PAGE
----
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My first column in this newspaper was published 21 years ago this month; the subject was airline service. Between 1999 and 2001, about a quarter of my columns focused on this locally important subject. Having one or more major airlines serving Huntington was essential then, as it is now.

Last week, due to the drastic decrease in passengers and related financial changes from the COVID-19 pandemic, American Airlines suspended service to the Tri-State Airport (HTS) and 14 other regional airports around the U.S. Tri-State Airport Director Brent Brown said this is a temporary suspension. That is what it must be, for the Huntington area’s economy and future growth. When control of the coronavirus makes it fun to travel again, Huntington-area residents will need to support Tri-State Airport by choosing their departing and arriving flights at this airport.

Not realizing that the world was shutting down, Maury and I returned to HTS from vacation on March 11. We haven’t been there since. Had COVID-19 not struck, we would have been flying in and out of HTS frequently from April through July. Like most Americans, especially of our age, we’ve missed important family events and planned vacations. If we, avid travelers, are not flying out of HTS this year, we suspect that few others are doing so.

On my initial visit to Huntington in 1975, I departed Chicago’s O’Hare Airport on a fully booked Piedmont jet that arrived at Tri-State Airport an hour later. The HTS terminal was small and outdated, but it offered many non-stop flights to various destinations. Airline deregulation and demographic changes mean those days are history, but airline service in Huntington remains vital.

In 1976, my husband’s job was to chair and found the Department of Internal Medicine at the new Marshall medical school; this required recruiting dozens of physicians in the next few years. Most candidates flew into Huntington, and Maury’s orange VW beetle greeted each arrival at HTS. Tri-State Airport was integral in the Marshall medical school’s development, as it has been for many other businesses in this region.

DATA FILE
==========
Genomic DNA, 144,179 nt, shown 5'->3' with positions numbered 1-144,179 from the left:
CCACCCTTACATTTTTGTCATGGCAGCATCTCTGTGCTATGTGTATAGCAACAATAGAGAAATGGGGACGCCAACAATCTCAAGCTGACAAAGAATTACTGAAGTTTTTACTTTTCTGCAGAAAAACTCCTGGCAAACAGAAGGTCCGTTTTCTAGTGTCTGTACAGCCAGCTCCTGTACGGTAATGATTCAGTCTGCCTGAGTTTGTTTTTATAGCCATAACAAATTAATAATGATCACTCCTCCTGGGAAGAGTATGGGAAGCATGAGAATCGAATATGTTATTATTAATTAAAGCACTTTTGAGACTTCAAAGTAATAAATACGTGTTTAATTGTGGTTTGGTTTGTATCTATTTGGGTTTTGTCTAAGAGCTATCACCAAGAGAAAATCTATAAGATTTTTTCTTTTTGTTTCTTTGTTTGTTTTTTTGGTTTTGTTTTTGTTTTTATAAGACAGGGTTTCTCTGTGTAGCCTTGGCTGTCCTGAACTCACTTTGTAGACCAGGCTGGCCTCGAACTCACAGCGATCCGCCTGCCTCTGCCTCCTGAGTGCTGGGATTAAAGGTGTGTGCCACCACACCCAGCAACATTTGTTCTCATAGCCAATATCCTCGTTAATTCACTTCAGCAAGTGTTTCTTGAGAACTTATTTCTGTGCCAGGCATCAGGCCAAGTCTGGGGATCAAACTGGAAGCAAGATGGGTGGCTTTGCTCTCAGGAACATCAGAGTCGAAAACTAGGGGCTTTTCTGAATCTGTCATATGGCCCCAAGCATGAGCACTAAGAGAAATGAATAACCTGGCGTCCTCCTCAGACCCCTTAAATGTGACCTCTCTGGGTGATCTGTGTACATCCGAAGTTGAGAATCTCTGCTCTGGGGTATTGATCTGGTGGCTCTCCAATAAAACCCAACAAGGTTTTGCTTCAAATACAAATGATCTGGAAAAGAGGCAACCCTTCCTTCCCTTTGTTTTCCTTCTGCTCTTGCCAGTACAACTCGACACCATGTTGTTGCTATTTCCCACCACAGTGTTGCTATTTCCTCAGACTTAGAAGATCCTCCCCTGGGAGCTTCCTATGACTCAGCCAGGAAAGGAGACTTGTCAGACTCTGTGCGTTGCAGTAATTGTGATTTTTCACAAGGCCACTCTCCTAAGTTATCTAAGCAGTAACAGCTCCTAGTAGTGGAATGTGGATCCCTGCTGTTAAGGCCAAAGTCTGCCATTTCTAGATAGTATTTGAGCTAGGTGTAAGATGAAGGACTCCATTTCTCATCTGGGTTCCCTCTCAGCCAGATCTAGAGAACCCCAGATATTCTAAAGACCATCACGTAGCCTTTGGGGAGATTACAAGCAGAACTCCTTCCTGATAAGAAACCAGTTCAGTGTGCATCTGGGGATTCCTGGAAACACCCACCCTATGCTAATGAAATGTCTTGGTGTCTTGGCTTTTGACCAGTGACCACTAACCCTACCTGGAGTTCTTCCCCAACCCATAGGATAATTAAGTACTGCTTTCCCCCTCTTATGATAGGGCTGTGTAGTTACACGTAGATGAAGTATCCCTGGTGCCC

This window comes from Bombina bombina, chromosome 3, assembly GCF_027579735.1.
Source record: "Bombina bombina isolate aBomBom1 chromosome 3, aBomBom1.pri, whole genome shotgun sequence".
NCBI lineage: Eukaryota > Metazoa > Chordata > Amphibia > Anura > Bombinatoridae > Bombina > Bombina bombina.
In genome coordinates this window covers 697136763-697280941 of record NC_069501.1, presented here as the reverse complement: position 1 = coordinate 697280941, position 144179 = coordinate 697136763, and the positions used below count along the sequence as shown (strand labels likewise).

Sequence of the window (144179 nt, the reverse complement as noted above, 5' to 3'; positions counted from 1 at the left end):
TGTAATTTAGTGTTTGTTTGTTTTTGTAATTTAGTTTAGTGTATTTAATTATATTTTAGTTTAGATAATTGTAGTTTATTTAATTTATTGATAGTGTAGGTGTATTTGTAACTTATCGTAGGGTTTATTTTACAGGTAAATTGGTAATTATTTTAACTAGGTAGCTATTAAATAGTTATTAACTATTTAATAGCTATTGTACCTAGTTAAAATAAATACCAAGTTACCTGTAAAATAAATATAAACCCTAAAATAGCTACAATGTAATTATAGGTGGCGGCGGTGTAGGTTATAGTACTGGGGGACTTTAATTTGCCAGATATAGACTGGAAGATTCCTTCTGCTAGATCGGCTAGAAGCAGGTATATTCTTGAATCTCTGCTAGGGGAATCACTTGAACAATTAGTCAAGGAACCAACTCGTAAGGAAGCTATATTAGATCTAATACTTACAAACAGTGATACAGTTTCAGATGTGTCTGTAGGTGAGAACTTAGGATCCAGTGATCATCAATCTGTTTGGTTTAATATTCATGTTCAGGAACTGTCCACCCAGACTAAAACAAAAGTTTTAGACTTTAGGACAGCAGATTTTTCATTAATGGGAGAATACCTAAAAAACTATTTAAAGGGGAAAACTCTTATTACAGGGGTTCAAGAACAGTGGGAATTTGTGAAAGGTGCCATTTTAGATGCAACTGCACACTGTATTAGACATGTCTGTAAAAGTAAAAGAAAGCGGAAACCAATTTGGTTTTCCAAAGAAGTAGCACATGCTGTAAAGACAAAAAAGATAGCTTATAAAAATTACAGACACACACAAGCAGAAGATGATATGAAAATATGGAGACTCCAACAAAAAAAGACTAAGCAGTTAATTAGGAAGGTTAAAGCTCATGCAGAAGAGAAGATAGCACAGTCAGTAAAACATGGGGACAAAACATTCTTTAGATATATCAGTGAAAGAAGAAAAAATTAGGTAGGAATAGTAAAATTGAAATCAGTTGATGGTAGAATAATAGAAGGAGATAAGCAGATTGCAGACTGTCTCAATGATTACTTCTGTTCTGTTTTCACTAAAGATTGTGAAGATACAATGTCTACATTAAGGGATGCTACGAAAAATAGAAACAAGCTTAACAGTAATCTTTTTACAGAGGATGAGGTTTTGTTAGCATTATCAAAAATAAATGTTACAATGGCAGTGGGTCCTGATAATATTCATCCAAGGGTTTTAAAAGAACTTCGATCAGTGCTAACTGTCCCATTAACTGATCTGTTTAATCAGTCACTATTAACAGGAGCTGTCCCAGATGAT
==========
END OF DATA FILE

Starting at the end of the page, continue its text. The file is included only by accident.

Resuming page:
Over the years, HTS has been our family’s gateway to dozens of American and foreign destinations. Our frequent-flier status from Huntington meant that in the 1990s we had earned enough “frequent flier” miles for a free trip from Huntington to New York and from New York to London on the now extinct but amazing Concorde, and currently, longtime TSA employees recognize us.

But we’re not flying now as is true for millions of Americans. According to this newspaper, 2.3 million people cleared TSA checkpoints on Aug. 19, 2019. On that date this year, just 587,000 did so.

The airline industry will again take off after the pandemic ends. When it does, our elected representatives in Congress, local officials and the public must ensure that American Airlines and other airlines will have a stable presence at Huntington’s Tri-State airport.

Diane W. Mufson is a retired psychologist and a regular contributor to The Herald-Dispatch Opinion page. Her email is

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